The Peace Monument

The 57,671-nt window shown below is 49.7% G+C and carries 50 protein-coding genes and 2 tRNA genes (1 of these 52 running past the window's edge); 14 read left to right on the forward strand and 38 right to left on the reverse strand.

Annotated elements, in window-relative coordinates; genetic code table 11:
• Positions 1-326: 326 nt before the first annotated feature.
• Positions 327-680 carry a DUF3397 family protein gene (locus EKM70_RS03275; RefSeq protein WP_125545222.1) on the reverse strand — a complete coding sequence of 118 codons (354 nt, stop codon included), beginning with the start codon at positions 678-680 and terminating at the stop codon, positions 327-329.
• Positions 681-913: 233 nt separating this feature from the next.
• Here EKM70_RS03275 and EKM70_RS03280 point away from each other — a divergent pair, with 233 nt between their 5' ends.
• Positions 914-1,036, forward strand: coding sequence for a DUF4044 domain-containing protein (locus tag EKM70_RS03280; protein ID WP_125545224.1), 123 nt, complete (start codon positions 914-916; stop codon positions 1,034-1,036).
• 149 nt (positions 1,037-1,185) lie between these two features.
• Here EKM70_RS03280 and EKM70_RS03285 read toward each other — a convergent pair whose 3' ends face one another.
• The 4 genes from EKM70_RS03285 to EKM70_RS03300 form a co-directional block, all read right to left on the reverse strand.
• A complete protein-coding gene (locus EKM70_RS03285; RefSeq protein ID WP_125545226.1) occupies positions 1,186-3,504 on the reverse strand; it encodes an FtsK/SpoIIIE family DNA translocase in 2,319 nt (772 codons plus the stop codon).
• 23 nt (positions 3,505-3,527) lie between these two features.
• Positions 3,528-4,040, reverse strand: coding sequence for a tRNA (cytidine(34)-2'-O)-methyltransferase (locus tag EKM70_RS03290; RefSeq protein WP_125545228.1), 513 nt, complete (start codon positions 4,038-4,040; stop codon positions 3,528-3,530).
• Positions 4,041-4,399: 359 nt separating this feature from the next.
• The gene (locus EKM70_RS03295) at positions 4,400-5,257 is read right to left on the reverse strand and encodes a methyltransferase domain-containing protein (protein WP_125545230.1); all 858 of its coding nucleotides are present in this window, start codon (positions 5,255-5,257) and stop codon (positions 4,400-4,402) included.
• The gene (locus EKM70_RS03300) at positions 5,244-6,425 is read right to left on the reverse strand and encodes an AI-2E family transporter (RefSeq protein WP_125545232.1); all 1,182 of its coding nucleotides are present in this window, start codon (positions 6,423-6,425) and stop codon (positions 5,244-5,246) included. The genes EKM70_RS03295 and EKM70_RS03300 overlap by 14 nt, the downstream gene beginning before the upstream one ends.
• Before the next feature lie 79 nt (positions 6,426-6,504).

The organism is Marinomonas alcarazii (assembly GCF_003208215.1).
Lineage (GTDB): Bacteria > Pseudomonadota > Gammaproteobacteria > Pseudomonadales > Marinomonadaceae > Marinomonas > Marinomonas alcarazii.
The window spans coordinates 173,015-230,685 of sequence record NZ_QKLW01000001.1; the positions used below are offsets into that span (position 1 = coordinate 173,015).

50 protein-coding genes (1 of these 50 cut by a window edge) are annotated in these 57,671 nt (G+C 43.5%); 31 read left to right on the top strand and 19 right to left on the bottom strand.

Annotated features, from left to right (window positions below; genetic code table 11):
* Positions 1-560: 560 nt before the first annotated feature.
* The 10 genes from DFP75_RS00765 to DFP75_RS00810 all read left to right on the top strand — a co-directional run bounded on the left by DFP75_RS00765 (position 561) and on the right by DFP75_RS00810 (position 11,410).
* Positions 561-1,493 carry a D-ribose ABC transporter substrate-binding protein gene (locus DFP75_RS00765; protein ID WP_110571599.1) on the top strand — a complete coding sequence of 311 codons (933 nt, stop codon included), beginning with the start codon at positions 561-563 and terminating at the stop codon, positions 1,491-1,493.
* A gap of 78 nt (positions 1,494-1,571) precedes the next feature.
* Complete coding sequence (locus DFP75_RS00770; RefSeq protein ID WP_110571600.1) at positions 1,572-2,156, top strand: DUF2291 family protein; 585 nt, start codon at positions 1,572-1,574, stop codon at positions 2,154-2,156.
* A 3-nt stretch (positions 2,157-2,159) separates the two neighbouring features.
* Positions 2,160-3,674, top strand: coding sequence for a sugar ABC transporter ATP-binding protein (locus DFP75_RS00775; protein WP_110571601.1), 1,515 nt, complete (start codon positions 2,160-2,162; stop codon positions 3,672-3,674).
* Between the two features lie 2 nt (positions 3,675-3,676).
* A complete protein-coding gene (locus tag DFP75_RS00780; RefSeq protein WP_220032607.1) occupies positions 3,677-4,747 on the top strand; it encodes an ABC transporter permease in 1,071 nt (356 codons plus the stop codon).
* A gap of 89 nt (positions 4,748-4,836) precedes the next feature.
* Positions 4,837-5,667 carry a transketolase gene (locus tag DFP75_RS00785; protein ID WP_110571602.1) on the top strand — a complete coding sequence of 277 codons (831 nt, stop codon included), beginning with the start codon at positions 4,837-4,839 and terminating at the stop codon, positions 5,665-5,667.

At the top of the Peace Monument, facing west, stand two classically robed female figures. Grief holds her covered face against the shoulder of History and weeps in mourning. History holds a stylus and a tablet that was inscribed "They died that their country might live." Below Grief and History, another life-size classical female figure represents Victory, holding high a laurel wreath and carrying an oak branch, signifying strength. Below her are the infant Mars, the god of war, and the infant Neptune, god of the sea. The shaft of the monument is decorated with wreaths, ribbons and scallop shells.Facing the U.S. Capitol is Peace, a classical figure draped from the waist down and holding an olive sprig. Below her are symbols of peace and industry. A dove, now missing and not documented in any known photographs, once nested upon a sheaf of wheat in a grouping of a cornucopia, turned earth, and a sickle resting across a sword. Opposite, the symbols of science, literature and art (including an angle, a gear, a book, and a pair of dividers) signify the progress of civilization that peace makes possible.At the corners of the monument, four marble globes are visually supported by massive brackets. The fountain below, with a jet on each side, empties into a quatrefoil-shaped basin.Inscribed "In memory of the officers, seamen and marines of the United States Navy who fell in defense of the Union and liberty of their country, 1861-1865," this sculptural group has also been called the Naval Monument.The sculptor of the monument was Franklin Simmons (1839-1913), who was born in Maine, where he became known for his portrait busts. He worked in Rome after 1867, when he received the commission for a statue of Roger Williams for the National Statuary Hall collection. In all, he created four statues and three busts for the United States Capitol. The Peace Monument is an example of his idealized neoclassical sculpture.